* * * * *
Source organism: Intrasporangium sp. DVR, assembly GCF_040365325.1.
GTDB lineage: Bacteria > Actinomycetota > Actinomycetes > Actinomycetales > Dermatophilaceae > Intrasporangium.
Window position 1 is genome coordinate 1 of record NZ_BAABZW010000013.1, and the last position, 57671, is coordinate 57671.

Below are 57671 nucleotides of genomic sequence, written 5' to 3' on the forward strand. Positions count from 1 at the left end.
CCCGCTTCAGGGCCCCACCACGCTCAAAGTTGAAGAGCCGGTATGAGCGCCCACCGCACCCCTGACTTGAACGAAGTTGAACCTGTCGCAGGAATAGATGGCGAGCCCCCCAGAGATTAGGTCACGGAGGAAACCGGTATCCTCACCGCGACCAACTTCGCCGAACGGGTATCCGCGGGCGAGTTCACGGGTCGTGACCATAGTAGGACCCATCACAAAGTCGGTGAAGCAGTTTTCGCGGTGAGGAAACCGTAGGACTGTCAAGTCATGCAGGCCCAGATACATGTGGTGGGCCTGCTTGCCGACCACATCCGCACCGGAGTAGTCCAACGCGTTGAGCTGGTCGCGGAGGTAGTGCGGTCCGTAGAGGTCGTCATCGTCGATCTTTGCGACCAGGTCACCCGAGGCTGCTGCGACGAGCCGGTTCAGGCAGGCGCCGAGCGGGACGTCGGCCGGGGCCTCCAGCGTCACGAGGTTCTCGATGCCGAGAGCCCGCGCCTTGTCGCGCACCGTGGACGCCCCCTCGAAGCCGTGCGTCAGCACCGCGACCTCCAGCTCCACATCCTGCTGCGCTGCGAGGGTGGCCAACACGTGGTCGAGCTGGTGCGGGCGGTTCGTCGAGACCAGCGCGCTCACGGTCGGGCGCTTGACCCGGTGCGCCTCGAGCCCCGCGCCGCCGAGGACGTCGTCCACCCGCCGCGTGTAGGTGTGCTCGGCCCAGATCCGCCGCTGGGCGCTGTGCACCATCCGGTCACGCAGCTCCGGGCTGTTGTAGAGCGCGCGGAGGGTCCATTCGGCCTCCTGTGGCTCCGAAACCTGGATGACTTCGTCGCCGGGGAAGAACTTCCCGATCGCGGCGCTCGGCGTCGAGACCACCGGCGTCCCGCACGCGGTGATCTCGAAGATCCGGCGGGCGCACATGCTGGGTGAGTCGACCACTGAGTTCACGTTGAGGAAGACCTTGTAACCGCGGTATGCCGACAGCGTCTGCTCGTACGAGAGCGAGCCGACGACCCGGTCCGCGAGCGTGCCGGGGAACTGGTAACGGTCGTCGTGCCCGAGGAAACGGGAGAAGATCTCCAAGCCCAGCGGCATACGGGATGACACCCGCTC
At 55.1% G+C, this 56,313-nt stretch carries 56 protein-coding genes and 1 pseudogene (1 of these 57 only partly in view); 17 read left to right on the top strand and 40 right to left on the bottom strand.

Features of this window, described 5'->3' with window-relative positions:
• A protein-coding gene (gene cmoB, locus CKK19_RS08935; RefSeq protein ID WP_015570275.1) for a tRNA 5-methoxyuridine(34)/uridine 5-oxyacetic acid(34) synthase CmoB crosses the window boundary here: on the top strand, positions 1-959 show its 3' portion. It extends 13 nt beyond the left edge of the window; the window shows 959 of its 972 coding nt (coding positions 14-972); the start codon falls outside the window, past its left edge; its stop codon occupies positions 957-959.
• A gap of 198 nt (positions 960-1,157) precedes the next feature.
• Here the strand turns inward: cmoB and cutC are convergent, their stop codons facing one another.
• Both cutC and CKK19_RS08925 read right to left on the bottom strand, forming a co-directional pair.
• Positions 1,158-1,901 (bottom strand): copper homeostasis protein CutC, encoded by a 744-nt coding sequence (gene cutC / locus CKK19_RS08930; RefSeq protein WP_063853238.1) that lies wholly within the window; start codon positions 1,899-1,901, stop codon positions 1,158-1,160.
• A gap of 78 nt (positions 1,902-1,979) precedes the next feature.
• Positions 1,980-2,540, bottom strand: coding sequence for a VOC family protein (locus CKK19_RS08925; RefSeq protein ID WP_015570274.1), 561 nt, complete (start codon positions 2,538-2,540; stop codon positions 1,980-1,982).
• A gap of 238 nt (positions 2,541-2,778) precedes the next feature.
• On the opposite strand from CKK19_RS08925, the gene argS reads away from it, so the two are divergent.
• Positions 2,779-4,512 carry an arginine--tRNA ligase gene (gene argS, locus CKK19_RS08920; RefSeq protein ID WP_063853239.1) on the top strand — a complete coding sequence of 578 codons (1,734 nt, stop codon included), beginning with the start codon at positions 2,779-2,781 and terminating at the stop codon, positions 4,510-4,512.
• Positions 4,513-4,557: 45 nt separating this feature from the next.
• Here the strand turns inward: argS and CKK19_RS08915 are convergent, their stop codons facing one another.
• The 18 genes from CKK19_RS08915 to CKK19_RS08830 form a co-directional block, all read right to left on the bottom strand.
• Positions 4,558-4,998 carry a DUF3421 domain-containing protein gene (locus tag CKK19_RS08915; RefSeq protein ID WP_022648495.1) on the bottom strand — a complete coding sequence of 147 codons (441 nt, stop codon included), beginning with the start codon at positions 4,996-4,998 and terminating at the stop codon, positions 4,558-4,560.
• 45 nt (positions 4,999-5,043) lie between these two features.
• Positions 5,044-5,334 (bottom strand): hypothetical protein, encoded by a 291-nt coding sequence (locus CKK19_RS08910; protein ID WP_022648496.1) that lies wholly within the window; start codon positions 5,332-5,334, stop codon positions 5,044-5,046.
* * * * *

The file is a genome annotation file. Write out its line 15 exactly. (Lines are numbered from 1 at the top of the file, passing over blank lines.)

• A gap of 238 nt (positions 2,541-2,778) precedes the next feature.